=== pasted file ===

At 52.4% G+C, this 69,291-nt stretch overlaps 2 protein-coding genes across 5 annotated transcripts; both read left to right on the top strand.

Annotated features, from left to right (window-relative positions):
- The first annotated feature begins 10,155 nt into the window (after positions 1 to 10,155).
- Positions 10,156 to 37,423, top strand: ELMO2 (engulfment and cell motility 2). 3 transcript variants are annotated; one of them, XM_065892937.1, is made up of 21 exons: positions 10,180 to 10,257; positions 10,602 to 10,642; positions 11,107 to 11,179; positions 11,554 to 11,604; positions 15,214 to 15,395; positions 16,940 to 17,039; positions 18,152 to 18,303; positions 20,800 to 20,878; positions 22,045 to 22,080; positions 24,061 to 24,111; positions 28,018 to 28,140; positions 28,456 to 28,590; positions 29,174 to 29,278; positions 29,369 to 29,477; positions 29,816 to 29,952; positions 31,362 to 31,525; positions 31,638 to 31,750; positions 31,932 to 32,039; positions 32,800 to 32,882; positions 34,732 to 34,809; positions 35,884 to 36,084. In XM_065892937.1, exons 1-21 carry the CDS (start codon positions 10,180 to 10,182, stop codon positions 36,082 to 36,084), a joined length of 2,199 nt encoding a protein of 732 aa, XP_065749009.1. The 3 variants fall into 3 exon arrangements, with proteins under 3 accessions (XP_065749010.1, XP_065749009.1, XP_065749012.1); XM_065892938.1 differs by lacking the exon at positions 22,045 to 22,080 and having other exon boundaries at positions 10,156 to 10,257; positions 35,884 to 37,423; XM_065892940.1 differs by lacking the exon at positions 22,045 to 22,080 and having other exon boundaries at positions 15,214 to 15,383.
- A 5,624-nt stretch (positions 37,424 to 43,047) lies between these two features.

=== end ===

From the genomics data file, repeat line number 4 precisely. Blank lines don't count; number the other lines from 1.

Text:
- Positions 10,156 to 37,423, top strand: ELMO2 (engulfment and cell motility 2). 3 transcript variants are annotated; one of them, XM_065892937.1, is made up of 21 exons: positions 10,180 to 10,257; positions 10,602 to 10,642; positions 11,107 to 11,179; positions 11,554 to 11,604; positions 15,214 to 15,395; positions 16,940 to 17,039; positions 18,152 to 18,303; positions 20,800 to 20,878; positions 22,045 to 22,080; positions 24,061 to 24,111; positions 28,018 to 28,140; positions 28,456 to 28,590; positions 29,174 to 29,278; positions 29,369 to 29,477; positions 29,816 to 29,952; positions 31,362 to 31,525; positions 31,638 to 31,750; positions 31,932 to 32,039; positions 32,800 to 32,882; positions 34,732 to 34,809; positions 35,884 to 36,084. In XM_065892937.1, exons 1-21 carry the CDS (start codon positions 10,180 to 10,182, stop codon positions 36,082 to 36,084), a joined length of 2,199 nt encoding a protein of 732 aa, XP_065749009.1. The 3 variants fall into 3 exon arrangements, with proteins under 3 accessions (XP_065749010.1, XP_065749009.1, XP_065749012.1); XM_065892938.1 differs by lacking the exon at positions 22,045 to 22,080 and having other exon boundaries at positions 10,156 to 10,257; positions 35,884 to 37,423; XM_065892940.1 differs by lacking the exon at positions 22,045 to 22,080 and having other exon boundaries at positions 15,214 to 15,383.